1. score a line where the stone is to be broken approx. 1-2mm into the surface on the side of the stone that will be facing upwards. Use a scoring knife or similar. the score line should
be some way in from the edge, equivalent to twice the thickness of the stone. e.g.: if the stone is 30mm thick, the score line should be at least 60mm in from the edge.
3. Using a hammer and a bolster chisel, strike repeatedly (gently but firmly) along the score line until it breaks off.
laying crazy paving tiles 6 good tips to bear in mind for the most natural-looking results where desired:
no “intersecting” joins with four tiles meeting to form a cross.
avoid ressing one tile into another.
angels at corners should be grater that 45 degrees.
avoid long narrow tiles.
1 min. 10 cm
no continious joins (one join should not cross more than three transverse joins.)
not too many sides with parallel sides.
Roughly shaped for a rustic look. Worked to produce a rigid look.
examples oF diFFerent Final resUlts Based on desired degree oF shaping.
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1. start by laying stones in one corner, moving in waves out from the corner. 2. make sure that the substrate and the underneath of the tiles are both clean and free from dust. 3. When laying crazy paving over fairly large areas, it is a good idea to do the shaping and cementing in stages. shape the tiles for a
fairly small area first, then mark/number the tiles before removing them, cleaning the substrate and then cementing the tiles into place.
4. apply the cement using a trowel or a curved, notched spatula (recommended when applying cement outdoors). 5. Use double cement application, i.e. apply cement to both the back of the tiles and the substrate. 100% cement application under-
neath the tiles is important, especially outdoors to prevent water collecting in the cavities which could then cause frost heave. 6. once the entire area has been laid, fill the joins with an appropriate grout (there are special products for use with natural stone). 7. thoroughly wash the tiles several times after grouting. change the water frequently. inadequate washing will result in a disfigur- ing grout haze. 8. you should consider treating the newly laid paving with an impregnating agent to prevent staining with fat, etc. Be sure to choose the right product. the wrong product can ruin the look of the stone. it takes just a few quick and really easy steps to keep the stone tiles looking good for a generation.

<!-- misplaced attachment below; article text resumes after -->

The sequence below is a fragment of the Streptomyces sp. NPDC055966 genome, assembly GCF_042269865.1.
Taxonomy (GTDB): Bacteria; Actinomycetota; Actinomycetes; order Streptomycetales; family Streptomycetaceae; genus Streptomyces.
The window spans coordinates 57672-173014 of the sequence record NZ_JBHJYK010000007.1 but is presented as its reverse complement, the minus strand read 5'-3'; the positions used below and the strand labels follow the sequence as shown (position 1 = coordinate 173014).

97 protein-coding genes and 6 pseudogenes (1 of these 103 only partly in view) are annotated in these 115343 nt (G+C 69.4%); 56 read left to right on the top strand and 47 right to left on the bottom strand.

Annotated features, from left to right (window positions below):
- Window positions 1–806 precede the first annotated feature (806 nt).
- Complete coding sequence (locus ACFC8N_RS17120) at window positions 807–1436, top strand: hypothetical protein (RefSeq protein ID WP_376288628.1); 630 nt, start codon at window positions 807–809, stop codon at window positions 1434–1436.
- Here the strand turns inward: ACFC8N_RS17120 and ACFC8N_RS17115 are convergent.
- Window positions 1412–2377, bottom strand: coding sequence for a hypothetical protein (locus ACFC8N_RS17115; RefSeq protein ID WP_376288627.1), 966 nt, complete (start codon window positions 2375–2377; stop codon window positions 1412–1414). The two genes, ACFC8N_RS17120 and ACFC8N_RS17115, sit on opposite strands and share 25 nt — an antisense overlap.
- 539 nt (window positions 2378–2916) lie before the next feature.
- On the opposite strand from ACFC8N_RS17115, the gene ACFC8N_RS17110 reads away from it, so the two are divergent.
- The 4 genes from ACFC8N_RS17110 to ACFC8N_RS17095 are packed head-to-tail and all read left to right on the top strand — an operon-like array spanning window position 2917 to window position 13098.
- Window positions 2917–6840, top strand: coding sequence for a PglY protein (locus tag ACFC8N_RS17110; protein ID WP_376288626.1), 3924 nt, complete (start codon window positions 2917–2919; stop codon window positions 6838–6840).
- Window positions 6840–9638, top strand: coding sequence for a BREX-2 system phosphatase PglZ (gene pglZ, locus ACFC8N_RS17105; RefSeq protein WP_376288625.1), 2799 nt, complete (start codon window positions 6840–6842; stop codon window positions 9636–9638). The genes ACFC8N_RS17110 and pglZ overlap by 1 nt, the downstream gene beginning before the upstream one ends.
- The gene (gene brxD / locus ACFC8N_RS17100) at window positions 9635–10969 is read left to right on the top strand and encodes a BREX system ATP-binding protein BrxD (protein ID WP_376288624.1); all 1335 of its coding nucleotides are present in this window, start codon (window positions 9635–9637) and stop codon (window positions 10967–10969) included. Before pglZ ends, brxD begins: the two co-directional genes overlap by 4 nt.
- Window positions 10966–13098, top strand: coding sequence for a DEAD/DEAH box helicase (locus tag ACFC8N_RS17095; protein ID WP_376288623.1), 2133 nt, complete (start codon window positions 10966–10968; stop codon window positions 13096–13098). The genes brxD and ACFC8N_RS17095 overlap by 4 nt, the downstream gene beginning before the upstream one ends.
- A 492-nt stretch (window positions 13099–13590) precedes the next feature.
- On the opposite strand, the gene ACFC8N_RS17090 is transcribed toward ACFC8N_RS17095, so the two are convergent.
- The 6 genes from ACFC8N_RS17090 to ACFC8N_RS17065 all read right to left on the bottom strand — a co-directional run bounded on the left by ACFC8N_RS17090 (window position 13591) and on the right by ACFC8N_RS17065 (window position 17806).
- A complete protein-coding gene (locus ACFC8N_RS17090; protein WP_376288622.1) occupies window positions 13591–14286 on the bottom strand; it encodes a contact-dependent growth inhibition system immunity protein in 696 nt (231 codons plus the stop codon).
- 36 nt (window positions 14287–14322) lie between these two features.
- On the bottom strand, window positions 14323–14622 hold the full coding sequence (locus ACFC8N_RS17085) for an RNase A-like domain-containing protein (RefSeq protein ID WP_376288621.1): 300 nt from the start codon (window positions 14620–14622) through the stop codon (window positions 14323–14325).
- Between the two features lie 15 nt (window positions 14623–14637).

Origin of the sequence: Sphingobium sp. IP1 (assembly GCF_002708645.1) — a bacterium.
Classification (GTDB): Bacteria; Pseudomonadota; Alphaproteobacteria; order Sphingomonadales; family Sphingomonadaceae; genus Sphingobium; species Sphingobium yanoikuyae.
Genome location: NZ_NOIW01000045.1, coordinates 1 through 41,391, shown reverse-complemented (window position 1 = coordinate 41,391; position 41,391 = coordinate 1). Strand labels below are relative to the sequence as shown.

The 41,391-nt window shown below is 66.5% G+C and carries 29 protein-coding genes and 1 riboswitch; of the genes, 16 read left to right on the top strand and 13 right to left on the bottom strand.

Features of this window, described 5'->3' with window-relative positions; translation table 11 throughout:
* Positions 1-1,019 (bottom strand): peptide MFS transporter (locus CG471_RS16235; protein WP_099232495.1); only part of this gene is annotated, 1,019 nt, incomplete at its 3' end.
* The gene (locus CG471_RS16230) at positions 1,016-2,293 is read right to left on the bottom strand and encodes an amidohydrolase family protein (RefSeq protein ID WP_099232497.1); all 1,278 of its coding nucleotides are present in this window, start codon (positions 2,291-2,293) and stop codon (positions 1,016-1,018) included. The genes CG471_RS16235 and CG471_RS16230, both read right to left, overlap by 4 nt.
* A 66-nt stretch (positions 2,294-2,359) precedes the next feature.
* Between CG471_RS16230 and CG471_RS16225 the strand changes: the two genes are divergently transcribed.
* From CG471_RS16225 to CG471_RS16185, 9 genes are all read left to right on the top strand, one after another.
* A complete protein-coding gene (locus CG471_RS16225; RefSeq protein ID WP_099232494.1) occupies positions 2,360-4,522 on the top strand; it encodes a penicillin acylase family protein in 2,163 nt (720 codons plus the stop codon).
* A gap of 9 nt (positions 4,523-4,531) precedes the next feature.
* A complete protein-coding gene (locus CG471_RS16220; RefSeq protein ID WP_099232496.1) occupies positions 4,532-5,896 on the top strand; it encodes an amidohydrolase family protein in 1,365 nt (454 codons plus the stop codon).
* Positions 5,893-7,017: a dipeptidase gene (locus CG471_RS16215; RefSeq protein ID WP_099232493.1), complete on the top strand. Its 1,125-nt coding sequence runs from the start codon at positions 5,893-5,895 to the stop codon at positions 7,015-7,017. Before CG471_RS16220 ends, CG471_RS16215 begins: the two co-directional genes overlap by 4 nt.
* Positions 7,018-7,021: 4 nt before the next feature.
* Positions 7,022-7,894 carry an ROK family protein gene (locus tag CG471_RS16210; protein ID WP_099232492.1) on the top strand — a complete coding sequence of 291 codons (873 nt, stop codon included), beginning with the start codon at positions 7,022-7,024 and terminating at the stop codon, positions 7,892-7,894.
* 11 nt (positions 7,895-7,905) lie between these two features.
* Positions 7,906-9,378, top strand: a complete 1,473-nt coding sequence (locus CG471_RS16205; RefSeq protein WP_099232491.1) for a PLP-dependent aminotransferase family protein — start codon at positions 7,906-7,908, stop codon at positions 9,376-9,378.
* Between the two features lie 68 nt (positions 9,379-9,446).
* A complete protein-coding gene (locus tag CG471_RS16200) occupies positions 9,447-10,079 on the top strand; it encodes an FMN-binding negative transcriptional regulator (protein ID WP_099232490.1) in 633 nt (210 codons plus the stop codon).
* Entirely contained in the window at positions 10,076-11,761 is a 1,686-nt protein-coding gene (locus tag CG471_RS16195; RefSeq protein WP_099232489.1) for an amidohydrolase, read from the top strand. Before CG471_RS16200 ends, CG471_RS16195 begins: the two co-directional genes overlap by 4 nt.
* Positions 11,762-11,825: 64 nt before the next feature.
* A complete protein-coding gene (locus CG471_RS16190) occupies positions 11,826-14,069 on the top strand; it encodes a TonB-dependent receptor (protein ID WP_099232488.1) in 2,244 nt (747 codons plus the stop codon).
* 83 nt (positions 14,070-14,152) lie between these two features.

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it is best to start with the thickest tiles first. this is the best way of ensuring that there is sufficient space under the tiles for the cement, which would be a risk if you started with the thinnest tiles.
crazy paving tiles of a graded, regular thickness can be supplied. in most cases though the tiles are of varying thickness, e.g. 1-2 cm. it is important to choose the right cement for the varying thickness of the cement layer. a dealer can advise you on this. do not start cementing until the substrate has hardened properly. apply the cement to the floor using a trowel or a notched cement spatula. Where the tiles are of varying thickness, it is best to use a notched spatula with large teeth. For best adhesion, it is important that both the material and the surface is cleaned. apply adhesive on both the back of the material and the substrate (double bonding) to achieve full coverage of the cement. this is especially impor- tant for outdoor installation. a failure of full coverage will give a risk of breakage of the material in cold conditions, due to frost.
adjust the tiles so that they are flush with those already laid. Use a water level or a ruler to check that the completed floor is flat and level. there must be compliance with normal building requirements for elastic joins, correct falls on bathroom flooring, membranes in wet rooms and such like. complicated details or where incorrect installation may result in major consequences, the work should be left to a professional.
setting in mortar setting in mortar can be done on a compressed layer of aggregate, rough-cast concrete slab or on a screeded concrete slab. concrete slabs must be properly hardened. lay double layers of plastic onto concrete slabs in order to take up any movement. large areas must be divided up using elastic settlement joints. each slab should usually be no more than 40 m2. it must also be ensured that the floor is not firmly held in place between walls, in corners and around columns. substrates must be well drained.
lay the mortar in thicknesses of 30-50 mm. mix the mortar to the consistency of moist soil and compress well. apply a layer of cement or special adhesive to the laying surface